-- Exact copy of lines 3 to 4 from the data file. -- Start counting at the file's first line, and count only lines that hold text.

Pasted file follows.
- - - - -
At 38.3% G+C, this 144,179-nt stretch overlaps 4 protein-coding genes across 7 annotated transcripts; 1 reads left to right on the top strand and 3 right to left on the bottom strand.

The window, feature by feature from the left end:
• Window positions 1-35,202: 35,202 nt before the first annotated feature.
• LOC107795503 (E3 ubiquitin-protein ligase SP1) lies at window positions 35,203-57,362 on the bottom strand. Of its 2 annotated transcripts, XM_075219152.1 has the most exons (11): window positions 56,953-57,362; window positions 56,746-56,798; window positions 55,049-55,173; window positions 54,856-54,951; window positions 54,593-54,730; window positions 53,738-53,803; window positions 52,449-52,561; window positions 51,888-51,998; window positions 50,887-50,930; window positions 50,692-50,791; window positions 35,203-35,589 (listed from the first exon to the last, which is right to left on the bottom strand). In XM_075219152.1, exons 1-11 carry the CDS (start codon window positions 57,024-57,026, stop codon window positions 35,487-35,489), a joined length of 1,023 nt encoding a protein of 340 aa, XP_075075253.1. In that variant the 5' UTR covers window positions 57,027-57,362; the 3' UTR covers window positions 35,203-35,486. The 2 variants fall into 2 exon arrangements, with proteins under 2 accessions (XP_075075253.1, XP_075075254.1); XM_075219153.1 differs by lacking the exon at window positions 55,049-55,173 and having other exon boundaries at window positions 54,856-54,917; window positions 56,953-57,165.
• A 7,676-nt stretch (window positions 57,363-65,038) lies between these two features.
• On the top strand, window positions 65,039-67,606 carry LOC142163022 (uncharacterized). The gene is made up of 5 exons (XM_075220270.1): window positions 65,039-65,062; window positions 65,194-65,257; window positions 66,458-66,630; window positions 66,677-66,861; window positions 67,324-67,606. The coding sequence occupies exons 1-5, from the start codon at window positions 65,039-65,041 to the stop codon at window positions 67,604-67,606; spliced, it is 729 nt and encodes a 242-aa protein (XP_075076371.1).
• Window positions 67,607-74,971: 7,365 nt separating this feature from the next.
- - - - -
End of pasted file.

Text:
• Window positions 1-35,202: 35,202 nt before the first annotated feature.
• LOC107795503 (E3 ubiquitin-protein ligase SP1) lies at window positions 35,203-57,362 on the bottom strand. Of its 2 annotated transcripts, XM_075219152.1 has the most exons (11): window positions 56,953-57,362; window positions 56,746-56,798; window positions 55,049-55,173; window positions 54,856-54,951; window positions 54,593-54,730; window positions 53,738-53,803; window positions 52,449-52,561; window positions 51,888-51,998; window positions 50,887-50,930; window positions 50,692-50,791; window positions 35,203-35,589 (listed from the first exon to the last, which is right to left on the bottom strand). In XM_075219152.1, exons 1-11 carry the CDS (start codon window positions 57,024-57,026, stop codon window positions 35,487-35,489), a joined length of 1,023 nt encoding a protein of 340 aa, XP_075075253.1. In that variant the 5' UTR covers window positions 57,027-57,362; the 3' UTR covers window positions 35,203-35,486. The 2 variants fall into 2 exon arrangements, with proteins under 2 accessions (XP_075075253.1, XP_075075254.1); XM_075219153.1 differs by lacking the exon at window positions 55,049-55,173 and having other exon boundaries at window positions 54,856-54,917; window positions 56,953-57,165.